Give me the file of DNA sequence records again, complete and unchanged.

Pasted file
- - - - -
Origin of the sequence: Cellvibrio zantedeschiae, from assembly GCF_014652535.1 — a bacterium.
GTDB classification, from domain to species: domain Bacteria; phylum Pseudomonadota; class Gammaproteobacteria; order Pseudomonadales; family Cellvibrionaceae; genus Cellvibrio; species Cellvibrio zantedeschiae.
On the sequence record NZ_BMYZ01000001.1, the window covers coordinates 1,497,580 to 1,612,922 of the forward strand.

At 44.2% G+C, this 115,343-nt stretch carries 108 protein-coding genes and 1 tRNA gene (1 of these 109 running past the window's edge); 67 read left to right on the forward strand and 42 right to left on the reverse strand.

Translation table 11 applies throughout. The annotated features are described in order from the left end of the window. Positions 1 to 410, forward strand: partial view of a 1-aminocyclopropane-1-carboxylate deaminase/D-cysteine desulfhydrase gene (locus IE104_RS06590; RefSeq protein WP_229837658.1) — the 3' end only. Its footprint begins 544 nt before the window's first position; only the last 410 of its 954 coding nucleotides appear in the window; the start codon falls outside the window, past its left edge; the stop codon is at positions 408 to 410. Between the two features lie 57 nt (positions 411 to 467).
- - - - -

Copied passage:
Origin of the sequence: Cellvibrio zantedeschiae, from assembly GCF_014652535.1 — a bacterium.
GTDB classification, from domain to species: domain Bacteria; phylum Pseudomonadota; class Gammaproteobacteria; order Pseudomonadales; family Cellvibrionaceae; genus Cellvibrio; species Cellvibrio zantedeschiae.
On the sequence record NZ_BMYZ01000001.1, the window covers coordinates 1,497,580 to 1,612,922 of the forward strand.

At 44.2% G+C, this 115,343-nt stretch carries 108 protein-coding genes and 1 tRNA gene (1 of these 109 running past the window's edge); 67 read left to right on the forward strand and 42 right to left on the reverse strand.

Translation table 11 applies throughout. The annotated features are described in order from the left end of the window. Positions 1 to 410, forward strand: partial view of a 1-aminocyclopropane-1-carboxylate deaminase/D-cysteine desulfhydrase gene (locus IE104_RS06590; RefSeq protein WP_229837658.1) — the 3' end only. Its footprint begins 544 nt before the window's first position; only the last 410 of its 954 coding nucleotides appear in the window; the start codon falls outside the window, past its left edge; the stop codon is at positions 408 to 410. Between the two features lie 57 nt (positions 411 to 467).